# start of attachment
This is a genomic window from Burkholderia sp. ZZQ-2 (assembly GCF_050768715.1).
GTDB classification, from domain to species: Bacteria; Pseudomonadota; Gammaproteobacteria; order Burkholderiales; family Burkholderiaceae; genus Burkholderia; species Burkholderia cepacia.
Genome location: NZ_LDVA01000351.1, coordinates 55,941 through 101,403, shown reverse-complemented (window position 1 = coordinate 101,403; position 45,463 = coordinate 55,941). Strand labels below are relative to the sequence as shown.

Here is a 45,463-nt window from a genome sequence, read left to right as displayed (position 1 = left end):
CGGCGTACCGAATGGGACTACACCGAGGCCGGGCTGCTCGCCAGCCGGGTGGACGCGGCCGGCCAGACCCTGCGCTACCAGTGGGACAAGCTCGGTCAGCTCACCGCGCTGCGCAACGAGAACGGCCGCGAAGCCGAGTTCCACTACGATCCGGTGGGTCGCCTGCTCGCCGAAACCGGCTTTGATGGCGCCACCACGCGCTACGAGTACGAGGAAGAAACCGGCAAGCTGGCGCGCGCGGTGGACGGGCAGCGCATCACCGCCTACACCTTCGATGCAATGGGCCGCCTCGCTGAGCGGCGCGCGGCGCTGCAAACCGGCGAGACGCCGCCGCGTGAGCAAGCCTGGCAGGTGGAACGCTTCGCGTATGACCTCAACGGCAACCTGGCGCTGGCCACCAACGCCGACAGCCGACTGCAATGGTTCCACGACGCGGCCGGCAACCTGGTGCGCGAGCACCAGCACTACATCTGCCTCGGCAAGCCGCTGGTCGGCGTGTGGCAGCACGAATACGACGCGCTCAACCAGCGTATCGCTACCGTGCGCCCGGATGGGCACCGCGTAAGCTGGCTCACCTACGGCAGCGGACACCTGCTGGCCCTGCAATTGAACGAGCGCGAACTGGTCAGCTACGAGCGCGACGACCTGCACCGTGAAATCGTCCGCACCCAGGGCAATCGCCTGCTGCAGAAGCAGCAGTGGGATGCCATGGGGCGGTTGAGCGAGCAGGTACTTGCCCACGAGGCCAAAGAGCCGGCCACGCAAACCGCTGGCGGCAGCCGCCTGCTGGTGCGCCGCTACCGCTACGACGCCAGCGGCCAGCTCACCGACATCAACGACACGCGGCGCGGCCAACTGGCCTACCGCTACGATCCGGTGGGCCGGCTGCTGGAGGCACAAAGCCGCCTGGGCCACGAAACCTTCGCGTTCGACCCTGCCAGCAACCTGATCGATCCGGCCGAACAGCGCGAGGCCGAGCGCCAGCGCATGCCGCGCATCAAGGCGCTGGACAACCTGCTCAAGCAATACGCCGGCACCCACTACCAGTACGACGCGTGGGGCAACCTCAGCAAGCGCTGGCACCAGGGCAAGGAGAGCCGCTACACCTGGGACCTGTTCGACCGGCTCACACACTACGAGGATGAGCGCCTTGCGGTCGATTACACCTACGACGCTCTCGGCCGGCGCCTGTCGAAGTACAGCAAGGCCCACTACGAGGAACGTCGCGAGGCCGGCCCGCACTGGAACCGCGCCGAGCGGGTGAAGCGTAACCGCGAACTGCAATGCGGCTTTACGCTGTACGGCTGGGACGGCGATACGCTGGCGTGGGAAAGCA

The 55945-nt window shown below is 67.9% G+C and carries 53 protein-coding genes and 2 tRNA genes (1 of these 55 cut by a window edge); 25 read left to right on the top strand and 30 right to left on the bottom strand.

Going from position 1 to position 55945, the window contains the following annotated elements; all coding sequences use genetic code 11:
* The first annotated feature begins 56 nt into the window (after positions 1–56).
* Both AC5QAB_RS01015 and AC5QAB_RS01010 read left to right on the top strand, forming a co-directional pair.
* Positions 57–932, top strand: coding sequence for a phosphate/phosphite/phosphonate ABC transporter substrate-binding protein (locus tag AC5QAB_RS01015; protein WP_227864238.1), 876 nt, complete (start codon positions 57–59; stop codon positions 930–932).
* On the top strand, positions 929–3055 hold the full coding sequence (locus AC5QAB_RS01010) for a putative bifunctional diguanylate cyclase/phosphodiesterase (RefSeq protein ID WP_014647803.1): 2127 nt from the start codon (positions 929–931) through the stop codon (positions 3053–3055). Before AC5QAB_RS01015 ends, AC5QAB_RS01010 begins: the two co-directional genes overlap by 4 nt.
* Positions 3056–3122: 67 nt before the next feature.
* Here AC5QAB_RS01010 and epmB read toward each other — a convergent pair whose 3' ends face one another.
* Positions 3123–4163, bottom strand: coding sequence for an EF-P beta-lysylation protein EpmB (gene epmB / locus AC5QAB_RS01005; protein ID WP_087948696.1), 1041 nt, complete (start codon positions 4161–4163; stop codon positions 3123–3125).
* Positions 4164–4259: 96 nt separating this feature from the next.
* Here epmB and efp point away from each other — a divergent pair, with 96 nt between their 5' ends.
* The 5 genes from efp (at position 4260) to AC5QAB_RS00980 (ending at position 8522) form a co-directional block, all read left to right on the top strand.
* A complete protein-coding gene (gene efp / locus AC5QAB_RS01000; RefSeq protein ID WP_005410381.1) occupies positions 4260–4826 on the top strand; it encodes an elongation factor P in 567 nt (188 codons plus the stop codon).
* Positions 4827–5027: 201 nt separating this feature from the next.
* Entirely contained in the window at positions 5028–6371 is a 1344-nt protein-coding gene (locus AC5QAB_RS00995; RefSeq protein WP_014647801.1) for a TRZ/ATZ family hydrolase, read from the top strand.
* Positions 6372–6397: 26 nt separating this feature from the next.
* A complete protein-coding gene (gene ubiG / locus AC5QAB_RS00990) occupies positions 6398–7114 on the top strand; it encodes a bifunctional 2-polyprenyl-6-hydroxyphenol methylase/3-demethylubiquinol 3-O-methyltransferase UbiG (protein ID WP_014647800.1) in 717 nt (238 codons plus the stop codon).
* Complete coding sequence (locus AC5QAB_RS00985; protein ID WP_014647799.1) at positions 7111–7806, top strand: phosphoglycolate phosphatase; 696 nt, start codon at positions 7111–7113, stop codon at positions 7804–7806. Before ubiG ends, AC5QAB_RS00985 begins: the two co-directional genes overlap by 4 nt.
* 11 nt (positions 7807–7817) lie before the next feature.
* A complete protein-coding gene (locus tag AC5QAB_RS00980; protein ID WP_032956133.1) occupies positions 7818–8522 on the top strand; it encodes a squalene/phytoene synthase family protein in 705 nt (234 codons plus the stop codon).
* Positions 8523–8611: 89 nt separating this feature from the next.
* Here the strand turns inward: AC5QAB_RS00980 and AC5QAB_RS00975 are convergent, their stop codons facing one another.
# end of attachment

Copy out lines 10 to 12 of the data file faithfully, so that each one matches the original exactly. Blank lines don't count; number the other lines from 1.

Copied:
* Positions 57–932, top strand: coding sequence for a phosphate/phosphite/phosphonate ABC transporter substrate-binding protein (locus tag AC5QAB_RS01015; protein WP_227864238.1), 876 nt, complete (start codon positions 57–59; stop codon positions 930–932).
* On the top strand, positions 929–3055 hold the full coding sequence (locus AC5QAB_RS01010) for a putative bifunctional diguanylate cyclase/phosphodiesterase (RefSeq protein ID WP_014647803.1): 2127 nt from the start codon (positions 929–931) through the stop codon (positions 3053–3055). Before AC5QAB_RS01015 ends, AC5QAB_RS01010 begins: the two co-directional genes overlap by 4 nt.
* Positions 3056–3122: 67 nt before the next feature.